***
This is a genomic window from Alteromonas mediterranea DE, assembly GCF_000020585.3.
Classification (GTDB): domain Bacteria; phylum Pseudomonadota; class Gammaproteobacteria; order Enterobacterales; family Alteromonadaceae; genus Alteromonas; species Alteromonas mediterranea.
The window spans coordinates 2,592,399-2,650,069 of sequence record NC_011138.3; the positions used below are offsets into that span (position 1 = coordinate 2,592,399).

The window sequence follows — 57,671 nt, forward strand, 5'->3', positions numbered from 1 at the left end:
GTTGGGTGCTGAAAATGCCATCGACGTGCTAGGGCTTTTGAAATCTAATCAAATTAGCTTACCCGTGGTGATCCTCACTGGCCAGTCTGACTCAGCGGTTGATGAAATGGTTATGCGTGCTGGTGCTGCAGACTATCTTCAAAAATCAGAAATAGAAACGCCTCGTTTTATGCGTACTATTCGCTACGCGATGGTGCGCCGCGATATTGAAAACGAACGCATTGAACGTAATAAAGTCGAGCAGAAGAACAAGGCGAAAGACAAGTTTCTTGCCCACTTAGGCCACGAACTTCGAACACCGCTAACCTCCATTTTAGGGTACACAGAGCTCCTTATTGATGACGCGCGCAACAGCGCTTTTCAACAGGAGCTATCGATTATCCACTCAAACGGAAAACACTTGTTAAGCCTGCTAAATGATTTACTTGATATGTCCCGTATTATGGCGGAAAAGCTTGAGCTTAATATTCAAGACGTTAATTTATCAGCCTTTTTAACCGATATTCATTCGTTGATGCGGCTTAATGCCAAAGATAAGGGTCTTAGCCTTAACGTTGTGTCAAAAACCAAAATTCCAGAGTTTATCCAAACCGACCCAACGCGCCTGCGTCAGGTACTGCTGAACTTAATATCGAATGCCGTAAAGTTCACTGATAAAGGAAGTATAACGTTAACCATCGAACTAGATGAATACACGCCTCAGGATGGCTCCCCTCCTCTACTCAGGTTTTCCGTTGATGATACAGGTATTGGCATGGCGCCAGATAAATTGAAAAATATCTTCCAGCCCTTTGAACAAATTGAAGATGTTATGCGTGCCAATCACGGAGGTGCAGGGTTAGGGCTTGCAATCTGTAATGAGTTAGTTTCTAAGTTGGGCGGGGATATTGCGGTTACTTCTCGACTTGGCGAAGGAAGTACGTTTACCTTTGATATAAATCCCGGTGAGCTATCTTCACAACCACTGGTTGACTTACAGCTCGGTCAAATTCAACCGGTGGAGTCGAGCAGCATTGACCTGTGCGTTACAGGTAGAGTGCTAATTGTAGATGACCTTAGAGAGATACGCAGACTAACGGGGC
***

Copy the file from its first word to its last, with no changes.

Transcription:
This is a genomic window from Alteromonas mediterranea DE, assembly GCF_000020585.3.
Classification (GTDB): domain Bacteria; phylum Pseudomonadota; class Gammaproteobacteria; order Enterobacterales; family Alteromonadaceae; genus Alteromonas; species Alteromonas mediterranea.
The window spans coordinates 2,592,399-2,650,069 of sequence record NC_011138.3; the positions used below are offsets into that span (position 1 = coordinate 2,592,399).

The window sequence follows — 57,671 nt, forward strand, 5'->3', positions numbered from 1 at the left end:
GTTGGGTGCTGAAAATGCCATCGACGTGCTAGGGCTTTTGAAATCTAATCAAATTAGCTTACCCGTGGTGATCCTCACTGGCCAGTCTGACTCAGCGGTTGATGAAATGGTTATGCGTGCTGGTGCTGCAGACTATCTTCAAAAATCAGAAATAGAAACGCCTCGTTTTATGCGTACTATTCGCTACGCGATGGTGCGCCGCGATATTGAAAACGAACGCATTGAACGTAATAAAGTCGAGCAGAAGAACAAGGCGAAAGACAAGTTTCTTGCCCACTTAGGCCACGAACTTCGAACACCGCTAACCTCCATTTTAGGGTACACAGAGCTCCTTATTGATGACGCGCGCAACAGCGCTTTTCAACAGGAGCTATCGATTATCCACTCAAACGGAAAACACTTGTTAAGCCTGCTAAATGATTTACTTGATATGTCCCGTATTATGGCGGAAAAGCTTGAGCTTAATATTCAAGACGTTAATTTATCAGCCTTTTTAACCGATATTCATTCGTTGATGCGGCTTAATGCCAAAGATAAGGGTCTTAGCCTTAACGTTGTGTCAAAAACCAAAATTCCAGAGTTTATCCAAACCGACCCAACGCGCCTGCGTCAGGTACTGCTGAACTTAATATCGAATGCCGTAAAGTTCACTGATAAAGGAAGTATAACGTTAACCATCGAACTAGATGAATACACGCCTCAGGATGGCTCCCCTCCTCTACTCAGGTTTTCCGTTGATGATACAGGTATTGGCATGGCGCCAGATAAATTGAAAAATATCTTCCAGCCCTTTGAACAAATTGAAGATGTTATGCGTGCCAATCACGGAGGTGCAGGGTTAGGGCTTGCAATCTGTAATGAGTTAGTTTCTAAGTTGGGCGGGGATATTGCGGTTACTTCTCGACTTGGCGAAGGAAGTACGTTTACCTTTGATATAAATCCCGGTGAGCTATCTTCACAACCACTGGTTGACTTACAGCTCGGTCAAATTCAACCGGTGGAGTCGAGCAGCATTGACCTGTGCGTTACAGGTAGAGTGCTAATTGTAGATGACCTTAGAGAGATACGCAGACTAACGGGGC